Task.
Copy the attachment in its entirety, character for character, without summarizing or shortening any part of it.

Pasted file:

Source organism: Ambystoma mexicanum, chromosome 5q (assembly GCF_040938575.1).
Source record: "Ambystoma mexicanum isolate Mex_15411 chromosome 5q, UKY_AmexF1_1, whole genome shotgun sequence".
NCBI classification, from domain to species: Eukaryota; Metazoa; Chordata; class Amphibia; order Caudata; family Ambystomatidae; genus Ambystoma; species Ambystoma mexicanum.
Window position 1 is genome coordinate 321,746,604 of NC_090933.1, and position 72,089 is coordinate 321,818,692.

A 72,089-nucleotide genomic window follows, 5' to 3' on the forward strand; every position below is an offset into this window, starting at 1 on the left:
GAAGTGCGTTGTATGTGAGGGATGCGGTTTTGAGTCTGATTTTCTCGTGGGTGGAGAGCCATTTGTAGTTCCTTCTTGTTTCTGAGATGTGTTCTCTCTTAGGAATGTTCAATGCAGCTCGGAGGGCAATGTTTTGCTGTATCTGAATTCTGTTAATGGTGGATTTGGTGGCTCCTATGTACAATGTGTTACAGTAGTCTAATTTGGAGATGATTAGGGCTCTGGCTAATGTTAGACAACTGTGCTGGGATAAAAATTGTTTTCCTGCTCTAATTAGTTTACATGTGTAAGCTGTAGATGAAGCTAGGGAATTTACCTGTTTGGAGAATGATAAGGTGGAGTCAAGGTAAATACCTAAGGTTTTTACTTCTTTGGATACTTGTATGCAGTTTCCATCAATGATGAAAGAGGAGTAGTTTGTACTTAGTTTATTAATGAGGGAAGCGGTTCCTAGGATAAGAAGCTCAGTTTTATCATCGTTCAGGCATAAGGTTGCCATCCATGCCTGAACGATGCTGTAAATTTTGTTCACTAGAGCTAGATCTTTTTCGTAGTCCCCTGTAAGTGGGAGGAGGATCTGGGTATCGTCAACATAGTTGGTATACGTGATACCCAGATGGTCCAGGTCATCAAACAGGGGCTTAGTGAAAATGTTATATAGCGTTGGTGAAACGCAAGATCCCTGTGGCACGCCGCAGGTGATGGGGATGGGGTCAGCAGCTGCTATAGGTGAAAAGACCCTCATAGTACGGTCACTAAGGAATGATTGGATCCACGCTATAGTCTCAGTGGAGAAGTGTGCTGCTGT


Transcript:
Source organism: Ambystoma mexicanum, chromosome 5q (assembly GCF_040938575.1).
Source record: "Ambystoma mexicanum isolate Mex_15411 chromosome 5q, UKY_AmexF1_1, whole genome shotgun sequence".
NCBI classification, from domain to species: Eukaryota; Metazoa; Chordata; class Amphibia; order Caudata; family Ambystomatidae; genus Ambystoma; species Ambystoma mexicanum.
Window position 1 is genome coordinate 321,746,604 of NC_090933.1, and position 72,089 is coordinate 321,818,692.

A 72,089-nucleotide genomic window follows, 5' to 3' on the forward strand; every position below is an offset into this window, starting at 1 on the left:
GAAGTGCGTTGTATGTGAGGGATGCGGTTTTGAGTCTGATTTTCTCGTGGGTGGAGAGCCATTTGTAGTTCCTTCTTGTTTCTGAGATGTGTTCTCTCTTAGGAATGTTCAATGCAGCTCGGAGGGCAATGTTTTGCTGTATCTGAATTCTGTTAATGGTGGATTTGGTGGCTCCTATGTACAATGTGTTACAGTAGTCTAATTTGGAGATGATTAGGGCTCTGGCTAATGTTAGACAACTGTGCTGGGATAAAAATTGTTTTCCTGCTCTAATTAGTTTACATGTGTAAGCTGTAGATGAAGCTAGGGAATTTACCTGTTTGGAGAATGATAAGGTGGAGTCAAGGTAAATACCTAAGGTTTTTACTTCTTTGGATACTTGTATGCAGTTTCCATCAATGATGAAAGAGGAGTAGTTTGTACTTAGTTTATTAATGAGGGAAGCGGTTCCTAGGATAAGAAGCTCAGTTTTATCATCGTTCAGGCATAAGGTTGCCATCCATGCCTGAACGATGCTGTAAATTTTGTTCACTAGAGCTAGATCTTTTTCGTAGTCCCCTGTAAGTGGGAGGAGGATCTGGGTATCGTCAACATAGTTGGTATACGTGATACCCAGATGGTCCAGGTCATCAAACAGGGGCTTAGTGAAAATGTTATATAGCGTTGGTGAAACGCAAGATCCCTGTGGCACGCCGCAGGTGATGGGGATGGGGTCAGCAGCTGCTATAGGTGAAAAGACCCTCATAGTACGGTCACTAAGGAATGATTGGATCCACGCTATAGTCTCAGTGGAGAAGTGTGCTGCTGT